4. When a button has the input focus, the space key causes the button to be invoked.

All these behaviors are elicited by event bindings that someone other than you created: #1 by <Enter> and <Leave>, #2 by <Button-1>, #3 by <ButtonRelease-1> and #4 by <Key-space>. (<Key> events require a detail field called a keysym to specify the keyboard character of interest - in this case a space. More about keysyms in a bit.)

Button Instance Bindings

Suppose you require a specialized button that responds to <ButtonRelease-2> and <ButtonRelease-3> events. Since those event descriptors are not part of the default class bindings, you need to create them yourself with another form of the bind() command:

$noisy_button->bind('<event_descriptor>' => \&callback);

This statement creates a new binding for $noisy_button only. The butinst program, like butclass, displays the new instance bindings using the query form of bind(), but substitutes the button reference for the class name string:

my $noisy_button = $mw->Button(qw/-text NoisyButton -command/ =>
  sub {print "<ButtonRelease-1> callback invoked!\n"})->grid;

$noisy_button->bind('<ButtonRelease-2>' => [\&beep, 2]);
$noisy_button->bind('<ButtonRelease-3>' => [\&beep, 3]);

my $class = ref $noisy_button; 

print "Button \$noisy_button is an instance of class $class.\n".
  "This button has class bindings identical to our button\n".
  "\$b, plus additional instance bindings for these events:\n\n";

print $noisy_button->bind($noisy_button), "\n"; 


sub beep { 
    my($button, $count) = @ARG; 
    while ($count-- > 0) { 	
        $button->bell;                # ring the bell

Here is the code's output:

Button $noisy_button is an instance of class Tk::Button. 	
This button has class bindings identical to our button 	
$b, plus additional instance bindings for these events:


If you press button 2 you'll hear two bells, and if you press button 3 three bells sound, while pressing button 1 prints a line of text. Notice how the first bind() call glues the event descriptor to its associated callback. This callback, a reference to an anonymous array, expects a code reference to the actual callback as the first element, and any parameters as additional elements. bind()'s object, $noisy_button, is implicitly passed to the subroutine as the first parameter, as cursory inspection of beep() will confirm.

$noisy_button's bind() query is pretty noisy itself. Since bind() knows its object we could have omitted the argument and just written: print $noisy_button->bind, "\n";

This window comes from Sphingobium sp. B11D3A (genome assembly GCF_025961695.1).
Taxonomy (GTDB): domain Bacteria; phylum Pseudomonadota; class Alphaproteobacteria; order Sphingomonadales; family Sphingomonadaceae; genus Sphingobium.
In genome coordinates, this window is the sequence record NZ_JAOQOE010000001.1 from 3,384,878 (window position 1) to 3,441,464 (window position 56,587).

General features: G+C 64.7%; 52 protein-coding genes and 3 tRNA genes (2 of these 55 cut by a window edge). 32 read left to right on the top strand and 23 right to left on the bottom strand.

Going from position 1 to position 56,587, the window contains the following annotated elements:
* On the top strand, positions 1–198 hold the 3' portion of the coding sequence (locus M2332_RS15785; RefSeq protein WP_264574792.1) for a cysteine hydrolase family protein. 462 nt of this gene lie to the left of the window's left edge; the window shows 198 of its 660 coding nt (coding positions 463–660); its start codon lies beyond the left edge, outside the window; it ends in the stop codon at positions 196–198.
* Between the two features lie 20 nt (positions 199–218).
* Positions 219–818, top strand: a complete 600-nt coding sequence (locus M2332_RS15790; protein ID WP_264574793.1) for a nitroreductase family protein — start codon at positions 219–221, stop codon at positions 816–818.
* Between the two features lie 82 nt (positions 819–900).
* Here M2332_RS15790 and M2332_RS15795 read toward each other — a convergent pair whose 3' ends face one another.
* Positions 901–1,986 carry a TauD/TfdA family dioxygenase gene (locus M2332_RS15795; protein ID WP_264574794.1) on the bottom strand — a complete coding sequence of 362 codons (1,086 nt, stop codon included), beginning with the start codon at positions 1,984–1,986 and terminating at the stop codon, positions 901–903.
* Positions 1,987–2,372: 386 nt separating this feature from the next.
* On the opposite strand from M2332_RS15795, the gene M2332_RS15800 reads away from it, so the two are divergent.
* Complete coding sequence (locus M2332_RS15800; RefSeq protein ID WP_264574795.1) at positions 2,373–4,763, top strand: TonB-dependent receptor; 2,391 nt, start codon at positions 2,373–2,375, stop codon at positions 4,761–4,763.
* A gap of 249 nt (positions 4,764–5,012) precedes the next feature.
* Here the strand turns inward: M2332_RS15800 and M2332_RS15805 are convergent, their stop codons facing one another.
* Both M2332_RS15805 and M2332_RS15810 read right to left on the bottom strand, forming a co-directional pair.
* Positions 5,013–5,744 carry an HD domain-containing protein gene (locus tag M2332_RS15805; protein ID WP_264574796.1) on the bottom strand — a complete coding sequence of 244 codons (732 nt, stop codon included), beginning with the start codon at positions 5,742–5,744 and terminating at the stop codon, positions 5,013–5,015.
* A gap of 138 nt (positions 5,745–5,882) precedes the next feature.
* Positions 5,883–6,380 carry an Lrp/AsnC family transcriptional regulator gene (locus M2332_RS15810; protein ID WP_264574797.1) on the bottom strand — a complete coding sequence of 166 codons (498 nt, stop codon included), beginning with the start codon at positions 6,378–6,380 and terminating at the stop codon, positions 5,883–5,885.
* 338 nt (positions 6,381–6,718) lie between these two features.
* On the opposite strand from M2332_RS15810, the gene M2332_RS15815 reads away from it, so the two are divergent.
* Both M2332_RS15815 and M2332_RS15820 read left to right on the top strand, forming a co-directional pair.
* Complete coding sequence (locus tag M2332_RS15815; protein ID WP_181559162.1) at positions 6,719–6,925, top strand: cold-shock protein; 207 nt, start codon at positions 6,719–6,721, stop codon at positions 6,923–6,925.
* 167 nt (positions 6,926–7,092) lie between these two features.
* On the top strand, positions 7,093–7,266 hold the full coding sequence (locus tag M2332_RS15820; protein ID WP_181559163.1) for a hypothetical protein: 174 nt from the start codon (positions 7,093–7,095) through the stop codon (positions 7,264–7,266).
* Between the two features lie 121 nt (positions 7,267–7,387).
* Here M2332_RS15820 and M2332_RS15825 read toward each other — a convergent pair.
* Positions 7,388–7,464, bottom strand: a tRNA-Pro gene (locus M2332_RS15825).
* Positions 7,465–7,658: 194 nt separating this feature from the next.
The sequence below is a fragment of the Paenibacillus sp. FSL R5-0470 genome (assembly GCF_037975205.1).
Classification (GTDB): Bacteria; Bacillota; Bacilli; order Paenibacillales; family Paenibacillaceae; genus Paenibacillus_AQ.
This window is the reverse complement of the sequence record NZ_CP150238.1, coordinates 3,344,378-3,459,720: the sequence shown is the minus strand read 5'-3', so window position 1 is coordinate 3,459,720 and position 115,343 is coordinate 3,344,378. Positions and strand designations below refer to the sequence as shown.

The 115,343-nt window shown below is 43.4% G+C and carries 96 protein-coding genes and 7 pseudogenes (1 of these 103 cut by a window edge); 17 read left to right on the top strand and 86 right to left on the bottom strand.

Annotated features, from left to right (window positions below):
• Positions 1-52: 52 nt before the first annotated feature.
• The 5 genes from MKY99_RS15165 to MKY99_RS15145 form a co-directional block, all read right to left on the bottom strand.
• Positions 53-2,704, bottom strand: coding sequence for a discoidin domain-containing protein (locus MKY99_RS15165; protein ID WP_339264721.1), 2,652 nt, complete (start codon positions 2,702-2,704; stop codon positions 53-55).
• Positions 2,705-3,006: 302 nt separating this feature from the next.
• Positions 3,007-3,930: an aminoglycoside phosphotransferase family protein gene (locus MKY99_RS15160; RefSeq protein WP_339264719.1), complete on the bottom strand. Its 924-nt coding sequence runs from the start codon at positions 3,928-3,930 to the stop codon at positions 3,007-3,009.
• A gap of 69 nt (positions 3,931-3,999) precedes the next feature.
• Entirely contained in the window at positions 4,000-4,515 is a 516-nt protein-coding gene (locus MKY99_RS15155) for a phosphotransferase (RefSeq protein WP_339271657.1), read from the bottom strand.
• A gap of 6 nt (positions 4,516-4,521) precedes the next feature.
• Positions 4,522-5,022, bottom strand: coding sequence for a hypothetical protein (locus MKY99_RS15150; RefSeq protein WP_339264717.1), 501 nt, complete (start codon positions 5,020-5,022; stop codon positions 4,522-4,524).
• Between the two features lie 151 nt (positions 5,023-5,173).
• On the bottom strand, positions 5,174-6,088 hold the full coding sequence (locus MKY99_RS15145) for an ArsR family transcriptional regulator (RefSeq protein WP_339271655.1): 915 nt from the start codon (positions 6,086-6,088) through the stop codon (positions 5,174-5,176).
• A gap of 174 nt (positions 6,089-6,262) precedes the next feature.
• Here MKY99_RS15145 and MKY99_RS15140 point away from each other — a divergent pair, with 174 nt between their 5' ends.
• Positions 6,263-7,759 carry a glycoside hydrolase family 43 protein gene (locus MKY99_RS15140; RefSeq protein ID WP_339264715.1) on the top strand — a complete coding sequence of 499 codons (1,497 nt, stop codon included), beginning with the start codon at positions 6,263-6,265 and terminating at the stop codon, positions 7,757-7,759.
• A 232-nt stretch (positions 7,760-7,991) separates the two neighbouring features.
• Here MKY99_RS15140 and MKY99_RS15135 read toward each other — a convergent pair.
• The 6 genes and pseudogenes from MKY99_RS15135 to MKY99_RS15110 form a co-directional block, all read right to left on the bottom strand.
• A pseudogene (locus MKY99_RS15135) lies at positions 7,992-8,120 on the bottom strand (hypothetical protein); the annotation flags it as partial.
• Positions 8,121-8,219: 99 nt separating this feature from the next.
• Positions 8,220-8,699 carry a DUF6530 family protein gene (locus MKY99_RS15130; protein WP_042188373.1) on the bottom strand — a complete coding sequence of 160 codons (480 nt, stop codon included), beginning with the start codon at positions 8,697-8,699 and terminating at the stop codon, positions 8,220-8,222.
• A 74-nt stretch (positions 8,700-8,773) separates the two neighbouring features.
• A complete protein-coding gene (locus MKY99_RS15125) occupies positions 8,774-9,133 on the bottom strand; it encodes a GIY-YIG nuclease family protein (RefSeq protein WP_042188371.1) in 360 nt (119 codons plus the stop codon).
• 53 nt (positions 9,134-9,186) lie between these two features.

Bind Summary

There are six ways to call bind():

  1. $w->bind;       # query descriptors for $w
  2. $w->bind(tag);       # query descriptors for tag
  3. $w->bind(event_descriptor);       # query callbacks for $w
  4. $w->bind(tag, event_descriptor);       # query callbacks for tag
  5. $w->bind(event_descriptor => callback);       # set callback for $w
  6. $w->bind(tag, event_descriptor => callback);       # set callback for tag

We've already discussed flavors 1, 2 and 5. Flavors 3 and 4 aren't particularly interesting or even useful - they return the actual callback bound to an event descriptor, which in Perl/Tk is an opaque CODE reference (in Tcl/Tk, callbacks are readable strings). On the other hand, bind() flavor 6 is often used to add bindings to an entire widget class. If we wanted to make lots of noisy buttons we could use this technique to create one class binding instead of many instance bindings:

my $class = ref $b; 
$b->bind($class, '<ButtonRelease-2>' => [\&beep, 2]);
$b->bind($class, '<ButtonRelease-3>' => [\&beep, 2]);

Now all buttons, old and new, demonstrate the noisy behavior.


$noisy_button reacts to three button release events: Release of button 1 (handled by the class binding) and releases of buttons 2 or 3 (handled by instance bindings). What do you suppose happens if an instance binding for <ButtonRelease-1> is created? Is it executed in deference to the class binding, or is the class binding executed in place of the instance binding? Or are both bindings executed, and, if so, which binding is executed first?